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Lately my hands have become quite sore and slightly splitting, what works for me is a hydrocortisone cream, contains only 1% of hydrocortisone. By PL Holder Pinewood Laboratories Ireland, I had a skin test years ago and found to be allergic Rubber amongst other things, I had dermatitis from head to foot, also Lanolin and alcohol to avoid as ingredients, I use a alcohol free aftershave, avoid any cream with the two aforementioned products, also any soap, washing up liquid and hair shampoo, you can use antiseptic wipes as long as product free, rinse your hands fully after cleaning them, dry them under a hair drier. Mine flared up two days ago and quite sore, got instant relief over night using above cream. Use twice a day. It says not to use on cracked skin, but knowing how painful your hands are, like me rules are to be broken, first time use at night, in the morning you will ask yourself what was all the fuss about. More info on line. Hope this helps.

I suffer from 'occupational' dermatitis on the palms and fingers of both hands, its very painfully when it flares up.
I do all the above things and my hands stay crack free...but recently I have noticed them deteriorate rapidly.. I have not done anything different except use hand sanitiser from a small bottle at lunch times. I know they contain alcohol so I need to find a non alcoholic brand perhaps.
 

bitbaltic

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Hmmm sorry to hear that.

We have eczema in the family. Kept under control with short sharp shock of steroid creme. But then more epaderm than you can believe. My wife used to put tubigrips on my sons legs overnight to effectively keep them wet with creme. I don't know much about hands though.

Another vote for Epaderm which I'm using at the moment as every so often I get a bit of contact dermatitis (I blame the washing up!). I see you can buy it without any prescription.

To the OP, the steroid cream you have should reduce the irritation but your GP should also have given you something to moisturize- this is what the epaderm would be for (rather than a barrier cream). You could try a 'wet wrap' (this is what robplm is referring to above) which means just before bed lathering on a load of epaderm then putting on a cotton glove (available from chemists) to sleep at night. You might even end up going so far as to put more epaderm on top of the glove and then plastic bags on top of that.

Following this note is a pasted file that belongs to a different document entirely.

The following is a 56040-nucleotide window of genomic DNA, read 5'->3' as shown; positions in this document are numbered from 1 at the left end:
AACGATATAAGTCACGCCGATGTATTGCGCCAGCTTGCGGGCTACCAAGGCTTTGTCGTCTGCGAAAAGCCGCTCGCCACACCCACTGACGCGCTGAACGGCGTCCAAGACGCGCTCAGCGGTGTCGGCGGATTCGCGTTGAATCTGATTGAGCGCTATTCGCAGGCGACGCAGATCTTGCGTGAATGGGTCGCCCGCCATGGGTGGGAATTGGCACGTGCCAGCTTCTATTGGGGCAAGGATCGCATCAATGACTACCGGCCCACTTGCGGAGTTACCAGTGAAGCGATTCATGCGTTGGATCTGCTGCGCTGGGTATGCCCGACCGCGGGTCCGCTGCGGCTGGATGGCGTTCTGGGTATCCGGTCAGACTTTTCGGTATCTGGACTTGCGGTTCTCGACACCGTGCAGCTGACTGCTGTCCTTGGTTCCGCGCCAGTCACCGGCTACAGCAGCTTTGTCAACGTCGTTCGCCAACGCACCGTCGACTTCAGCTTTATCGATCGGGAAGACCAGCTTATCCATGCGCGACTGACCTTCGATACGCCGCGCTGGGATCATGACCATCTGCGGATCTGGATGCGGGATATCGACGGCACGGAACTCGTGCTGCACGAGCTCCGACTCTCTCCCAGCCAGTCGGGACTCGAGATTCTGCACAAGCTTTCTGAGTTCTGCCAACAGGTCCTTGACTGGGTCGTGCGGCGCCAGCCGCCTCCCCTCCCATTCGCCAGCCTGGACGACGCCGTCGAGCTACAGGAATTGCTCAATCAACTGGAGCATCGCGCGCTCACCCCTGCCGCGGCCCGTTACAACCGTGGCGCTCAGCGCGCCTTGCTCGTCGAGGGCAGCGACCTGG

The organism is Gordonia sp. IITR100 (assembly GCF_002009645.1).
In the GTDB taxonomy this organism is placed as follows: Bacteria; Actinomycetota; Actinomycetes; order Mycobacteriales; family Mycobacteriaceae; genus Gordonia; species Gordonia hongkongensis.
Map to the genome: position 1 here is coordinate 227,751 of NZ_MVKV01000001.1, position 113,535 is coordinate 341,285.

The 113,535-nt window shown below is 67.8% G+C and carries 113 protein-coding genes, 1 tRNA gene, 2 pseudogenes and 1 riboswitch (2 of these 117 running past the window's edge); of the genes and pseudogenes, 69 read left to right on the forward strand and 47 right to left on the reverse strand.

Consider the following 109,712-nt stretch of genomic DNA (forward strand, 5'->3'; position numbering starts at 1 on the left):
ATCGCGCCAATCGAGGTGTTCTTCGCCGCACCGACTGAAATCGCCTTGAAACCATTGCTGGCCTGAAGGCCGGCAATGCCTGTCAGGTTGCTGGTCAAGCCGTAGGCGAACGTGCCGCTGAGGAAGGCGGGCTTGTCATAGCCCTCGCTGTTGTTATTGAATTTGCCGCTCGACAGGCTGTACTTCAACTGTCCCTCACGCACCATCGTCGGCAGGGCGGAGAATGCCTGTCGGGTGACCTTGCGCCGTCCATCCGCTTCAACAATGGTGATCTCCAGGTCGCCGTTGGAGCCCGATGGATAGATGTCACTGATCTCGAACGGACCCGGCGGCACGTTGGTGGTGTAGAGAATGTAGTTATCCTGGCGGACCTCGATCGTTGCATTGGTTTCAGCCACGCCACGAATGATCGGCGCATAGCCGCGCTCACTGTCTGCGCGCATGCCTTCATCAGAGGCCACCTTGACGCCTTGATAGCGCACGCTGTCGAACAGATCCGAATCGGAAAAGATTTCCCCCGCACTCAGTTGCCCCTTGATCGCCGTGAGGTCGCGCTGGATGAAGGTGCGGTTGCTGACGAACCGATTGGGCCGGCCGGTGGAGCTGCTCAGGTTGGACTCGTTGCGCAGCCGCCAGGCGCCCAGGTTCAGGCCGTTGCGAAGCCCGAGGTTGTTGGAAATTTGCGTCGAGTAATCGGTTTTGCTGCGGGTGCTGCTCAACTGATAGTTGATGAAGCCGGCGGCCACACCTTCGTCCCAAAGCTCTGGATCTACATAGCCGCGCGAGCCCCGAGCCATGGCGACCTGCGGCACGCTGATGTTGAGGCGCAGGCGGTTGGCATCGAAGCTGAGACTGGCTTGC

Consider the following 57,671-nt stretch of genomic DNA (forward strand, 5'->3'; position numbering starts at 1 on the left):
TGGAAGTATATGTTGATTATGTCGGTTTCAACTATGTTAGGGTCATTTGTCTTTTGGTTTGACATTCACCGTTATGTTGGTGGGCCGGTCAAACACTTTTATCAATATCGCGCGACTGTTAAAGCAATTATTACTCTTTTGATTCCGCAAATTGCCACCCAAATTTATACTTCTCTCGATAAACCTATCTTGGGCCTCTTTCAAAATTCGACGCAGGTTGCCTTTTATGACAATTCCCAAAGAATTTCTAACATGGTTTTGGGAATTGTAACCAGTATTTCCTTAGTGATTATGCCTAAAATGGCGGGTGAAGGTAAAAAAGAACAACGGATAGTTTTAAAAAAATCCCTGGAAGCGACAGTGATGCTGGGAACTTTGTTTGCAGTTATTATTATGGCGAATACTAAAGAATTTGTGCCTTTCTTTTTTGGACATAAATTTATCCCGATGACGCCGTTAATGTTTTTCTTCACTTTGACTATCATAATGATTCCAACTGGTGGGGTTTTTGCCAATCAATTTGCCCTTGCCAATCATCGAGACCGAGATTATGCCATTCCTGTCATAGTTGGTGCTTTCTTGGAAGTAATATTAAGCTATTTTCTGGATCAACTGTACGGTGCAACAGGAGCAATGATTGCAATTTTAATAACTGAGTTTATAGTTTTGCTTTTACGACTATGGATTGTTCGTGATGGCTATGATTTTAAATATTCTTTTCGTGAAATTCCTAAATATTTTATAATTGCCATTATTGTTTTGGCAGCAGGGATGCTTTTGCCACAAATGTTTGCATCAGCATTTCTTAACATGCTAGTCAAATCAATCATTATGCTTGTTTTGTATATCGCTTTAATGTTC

As Birdseye says though this is more the realm of medics than sailors and if you didn't get this sort of advice when you went to the GP in the first place I'd go back and ask again.

Cheers
 

Fantasie 19

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Another vote for Epaderm which I'm using at the moment as every so often I get a bit of contact dermatitis (I blame the washing up!). I see you can buy it without any prescription.

To the OP, the steroid cream you have should reduce the irritation but your GP should also have given you something to moisturize- this is what the epaderm would be for (rather than a barrier cream). You could try a 'wet wrap' (this is what robplm is referring to above) which means just before bed lathering on a load of epaderm then putting on a cotton glove (available from chemists) to sleep at night. You might even end up going so far as to put more epaderm on top of the glove and then plastic bags on top of that.

As Birdseye says though this is more the realm of medics than sailors and if you didn't get this sort of advice when you went to the GP in the first place I'd go back and ask again.

Cheers

I've had eczma all my life... bandages at night when a kid an all that.....used to prescribe betnovate and we slathered it on (these were the days before they found out the damage it can do)... now I use nothing other than Aveeno - works for me... for cracked skin on fingers (which I get in winter as I'm an all year round cycle commuter) I discovered off the shelf "cracked heel cream" is particularly effective...
 

Cornish Puffin

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Thank you for all the information, I did get a huge tub of non scented cream (forget the name) which does seem very good. The issue is that I cant seem to make it disappear but maybe a break of a few weeks from DIY etc will assist with this. I do wake up with very dry hands so I think I should get some cotton gloves as well to help. All great advice - thanks.
 

Channel Sailor

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I have an identical problem. Had it for many years. Best gloves I have had were sealskinzs. Mine worn out a few years ago but I will be looking for another pair soon. I recall they were expensive. In dry weather I save the sealskinzs and use racing type leather gloves because they cope with the rope and sail handling wear better. Disposable examination gloves are useful just to pop on for a quick mucky job like oil level checks. For anchor chain work I use those very common red industrial plasticky gloves with cotton inner surface.